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Introduction to Intellectual Property, Part 1 — Patent Basics

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I wanted to present a three-part series that introduces intellectual property basics. Part 1 in this series covers the basics of patents. Please remember that this information is gathered from experience in working with startups, patent attorney, and university technology transfer offices. The information below in no way represents a comprehensive view of intellectual property law. For more information, please consult an intellectual property attorney.

Patents

Are patents necessary?

Patents are often mistaken as the only type of intellectual property and often are deemed as either more or less valuable to an organization than they actually are. For some, patents are the underlying basis for all of their technical claims and are believed to be the foundation for a company. For others, they are viewed as a nuisance, time wasting and too costly to pursue. The truth, it depends on the context!

What are the types of patents?

The U.S. Patent and Trademark Office (USPTO) recognizes three main types of patents: utility, design and plant.

Utility patents are the most common and, more often than not, what most people understand a patent to be. A utility patent is relatively self-explanatory; it is a patent that covers a unique utility or application. There are five core categories of utility patents: a process, a machine, a manufacture, a composition of matter or an improvement of an existing concept. Utility patents are valid for 20 years from the date of file.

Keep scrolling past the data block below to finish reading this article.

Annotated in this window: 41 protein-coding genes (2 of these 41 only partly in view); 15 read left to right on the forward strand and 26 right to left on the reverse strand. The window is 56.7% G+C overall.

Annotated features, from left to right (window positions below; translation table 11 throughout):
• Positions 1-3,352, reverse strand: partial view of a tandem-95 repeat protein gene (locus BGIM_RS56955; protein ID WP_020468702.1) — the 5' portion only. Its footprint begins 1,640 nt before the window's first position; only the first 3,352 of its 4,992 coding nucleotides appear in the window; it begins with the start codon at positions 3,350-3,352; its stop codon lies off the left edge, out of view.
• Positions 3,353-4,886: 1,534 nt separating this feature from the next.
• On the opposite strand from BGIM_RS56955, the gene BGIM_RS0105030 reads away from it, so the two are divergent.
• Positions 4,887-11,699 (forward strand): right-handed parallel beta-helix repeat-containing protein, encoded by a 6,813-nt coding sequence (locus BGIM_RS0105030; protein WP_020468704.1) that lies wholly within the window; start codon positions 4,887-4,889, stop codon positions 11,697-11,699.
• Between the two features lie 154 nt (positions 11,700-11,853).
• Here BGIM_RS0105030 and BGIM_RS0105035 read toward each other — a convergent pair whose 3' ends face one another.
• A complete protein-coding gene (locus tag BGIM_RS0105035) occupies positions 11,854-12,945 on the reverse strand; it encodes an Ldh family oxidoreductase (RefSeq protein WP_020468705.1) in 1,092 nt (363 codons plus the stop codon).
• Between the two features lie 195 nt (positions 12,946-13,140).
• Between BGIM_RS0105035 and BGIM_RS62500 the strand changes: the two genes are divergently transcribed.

Design patents are less common than utility patents but are still a major portion of the issued patents in the USPTO database. A design patent covers a unique design such as a chair, shoe or type of clothing. The life of design patents is somewhat dissimilar from utility in that their life is 14 years post-issuance.

Plant patents are perhaps the least common (in many circles) as they focus on the development of asexually or sexually reproducible plants that are new and not obvious. Plant patents are similar in life to utility patents as they also survive for 20 years from the initial application file date.

What is the difference in a provisional and non-provisional patent application?

A non-provisional patent application is, in essence, a standard patent application. It begins the long, costly process of getting a patent issued that can take anywhere from two to five years. Provisional patents, on the other hand, are a quicker, safer and much more cost-effective means to initiating the patent process. Provisional patent applications allow for beginning the patent process by laying out initial claims and your summary of invention by filing with the USPTO and paying a small fee. This puts your patent into the process and allows you one year to complete your full patent application (non-provisional). Regardless of whether you file a provisional or non-provisional patent, your patent application will become published 18 months from the file date, unless you file for a "nonpublication" request.

Stay tuned for Part 2 in the series. It covers copyrights, trademarks and trade secrets.

Jeremy Vickers

Jeremy Vickers is the executive director of the Institute for Innovation and Entrepreneurship, where he leads a team focused on cross-campus startup activity and entrepreneurship curriculum. Prior to his arrival at UT Dallas, Jeremy was at the Dallas Regional Chamber from 2011 to 2015 as the vice president of innovation. He led strategy and program implementation to support building the North Texas innovation ecosystem. Read more articles

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